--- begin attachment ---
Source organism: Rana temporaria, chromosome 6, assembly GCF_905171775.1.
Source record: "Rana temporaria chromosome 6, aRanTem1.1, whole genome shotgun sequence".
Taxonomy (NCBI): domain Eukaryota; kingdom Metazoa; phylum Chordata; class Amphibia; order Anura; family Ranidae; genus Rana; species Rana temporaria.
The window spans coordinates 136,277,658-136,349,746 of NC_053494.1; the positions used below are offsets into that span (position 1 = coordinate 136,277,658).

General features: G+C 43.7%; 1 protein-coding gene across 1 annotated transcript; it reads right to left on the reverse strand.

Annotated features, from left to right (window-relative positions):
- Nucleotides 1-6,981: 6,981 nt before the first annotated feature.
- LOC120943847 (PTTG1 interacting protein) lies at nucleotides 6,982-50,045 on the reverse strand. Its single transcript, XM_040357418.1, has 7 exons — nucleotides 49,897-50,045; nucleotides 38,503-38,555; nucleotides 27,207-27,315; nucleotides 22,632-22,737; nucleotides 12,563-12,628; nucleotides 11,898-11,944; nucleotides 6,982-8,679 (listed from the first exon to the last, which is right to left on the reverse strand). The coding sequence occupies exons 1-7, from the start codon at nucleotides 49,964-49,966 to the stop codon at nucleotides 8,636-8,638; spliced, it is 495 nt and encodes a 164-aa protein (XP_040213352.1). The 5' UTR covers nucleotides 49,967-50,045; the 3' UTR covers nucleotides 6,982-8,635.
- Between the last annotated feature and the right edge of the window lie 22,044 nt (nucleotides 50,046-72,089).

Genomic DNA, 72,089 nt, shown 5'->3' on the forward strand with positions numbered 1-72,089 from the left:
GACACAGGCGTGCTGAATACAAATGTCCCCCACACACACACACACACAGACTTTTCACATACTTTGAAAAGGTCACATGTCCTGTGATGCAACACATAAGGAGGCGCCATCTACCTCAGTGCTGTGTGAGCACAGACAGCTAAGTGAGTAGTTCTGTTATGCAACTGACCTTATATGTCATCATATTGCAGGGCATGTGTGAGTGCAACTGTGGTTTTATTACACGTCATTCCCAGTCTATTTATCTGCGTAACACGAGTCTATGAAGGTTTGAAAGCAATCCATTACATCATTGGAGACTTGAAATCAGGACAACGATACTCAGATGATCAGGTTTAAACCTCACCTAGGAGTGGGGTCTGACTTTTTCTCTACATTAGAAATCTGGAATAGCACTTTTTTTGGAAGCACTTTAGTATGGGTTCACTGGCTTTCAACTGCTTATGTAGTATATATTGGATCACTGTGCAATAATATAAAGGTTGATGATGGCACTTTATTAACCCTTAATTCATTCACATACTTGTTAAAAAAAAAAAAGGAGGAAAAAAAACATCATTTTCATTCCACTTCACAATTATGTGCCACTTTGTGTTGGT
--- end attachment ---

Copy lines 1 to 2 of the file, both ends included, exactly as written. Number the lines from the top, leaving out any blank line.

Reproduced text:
Source organism: Rana temporaria, chromosome 6, assembly GCF_905171775.1.
Source record: "Rana temporaria chromosome 6, aRanTem1.1, whole genome shotgun sequence".